QUINCY — Dogwood Days returned to Quincy this weekend, with a near-perfect day for a parade and crowds lining Maine Street once again.
Businesses were open, with visitors still wearing masks. Social distancing was a bit of a challenge with the size of the crowds, but parade-goers seemed to be sticking to their individual groups.
Victoria Kelley was one of those who came out for the return of the Quincy tradition.
“It’s really nice to see so many people coming out like this again,” she said.
The morning began with the season’s first Farmers’ Market in Washington Park. Shoppers turned out early for fresh produce and products from area growers.
The parade made its way down Maine Street led by the Quincy High School Marching Blue Devils. The Devils got to 12th Street about 30 minutes after stepping off from their starting point a mile east.
The parade may have been a bit shorter for various reasons. Not as many bands participated, but the Devils were joined by their cross-town counterparts, as the Quincy Notre Dame Raider band and cheerleaders helped bring music to the streets.
Other crowd favorites were present, as well, with mascots from Quincy University and Culver-Stockton College making appearances. The Heidelberg German Band rolled out the barrel for some party music, while both Quincy Medical Group and Blessing Hospital had good contingents represented.
Mayor Kyle Moore made one of his final official appearances, casually wearing some Quincy merchandise and passing out city-seal stickers to the crowd. Mayor-elect Mike Troup was there with Moore, greeting the citizens lining the street.
“We’ve had picture perfect weather the last two days to kick-off the summer,” Moore said. “With the christening of the M/V Quincy and the Dogwood festivities, thousands of Quincy residents have taken advantage of the many family friendly activities throughout the weekend.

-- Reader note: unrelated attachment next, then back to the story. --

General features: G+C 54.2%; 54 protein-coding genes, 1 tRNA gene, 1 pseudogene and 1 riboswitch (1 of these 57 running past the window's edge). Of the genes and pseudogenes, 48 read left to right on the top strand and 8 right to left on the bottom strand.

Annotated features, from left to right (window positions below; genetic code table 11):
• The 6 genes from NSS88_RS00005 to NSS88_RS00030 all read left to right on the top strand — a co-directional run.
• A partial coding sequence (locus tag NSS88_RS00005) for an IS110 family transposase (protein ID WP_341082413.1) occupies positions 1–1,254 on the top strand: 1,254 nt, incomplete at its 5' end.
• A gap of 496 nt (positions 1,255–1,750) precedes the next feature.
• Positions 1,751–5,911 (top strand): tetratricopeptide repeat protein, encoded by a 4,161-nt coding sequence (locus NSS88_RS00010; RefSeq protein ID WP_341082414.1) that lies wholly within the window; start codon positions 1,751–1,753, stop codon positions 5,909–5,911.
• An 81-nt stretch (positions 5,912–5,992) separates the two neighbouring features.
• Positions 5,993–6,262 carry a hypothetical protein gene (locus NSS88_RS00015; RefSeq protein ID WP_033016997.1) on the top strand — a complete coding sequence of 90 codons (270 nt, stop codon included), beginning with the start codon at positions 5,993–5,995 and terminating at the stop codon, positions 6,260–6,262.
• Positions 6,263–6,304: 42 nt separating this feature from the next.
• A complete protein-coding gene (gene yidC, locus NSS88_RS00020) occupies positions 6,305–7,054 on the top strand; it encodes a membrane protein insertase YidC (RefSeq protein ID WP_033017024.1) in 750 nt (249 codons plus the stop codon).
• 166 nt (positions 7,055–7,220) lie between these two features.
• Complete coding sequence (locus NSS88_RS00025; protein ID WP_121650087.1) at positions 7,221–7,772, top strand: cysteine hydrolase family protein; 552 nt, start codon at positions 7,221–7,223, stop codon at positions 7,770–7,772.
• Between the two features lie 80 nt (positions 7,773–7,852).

“I can’t think of a better way to spend my last weekend as mayor of Quincy than to see our community come alive again,” Moore added. “I’ve had a permanent smile on my face.”
Participating businesses like Refreshment Services Pepsi and Reliable Pest Control returned this year, and advocacy groups for Right to Life and for visibility and equality took their places on the parade stage, too.
One thing in shorter supply this year were traditional parade floats. A handful made their way down the course, but many large, elaborate constructions of years past were noticeably absent. That didn’t detract from the overall effect of the parade’s return this year.
“It’s fantastic,” Dave Stewart said. Stewart is a retired farmer that came to town with his grandkids from his Missouri home just for the parade. “This is always a great thing to come out with the family, spend a few hours, and let the kids grab some candy.”
The barricades on the streets came down as the last entry passed, but businesses were booming after the parade ended. Shops like the Taproom Cafe and the Quincy Brewing Co., both on Sixth Street, were open for shoppers looking for a bite or a drinks, while all the boutique shops were welcoming in those on foot in the District.
As Moore posted on social media, it was “another beautiful Dogwood weekend.”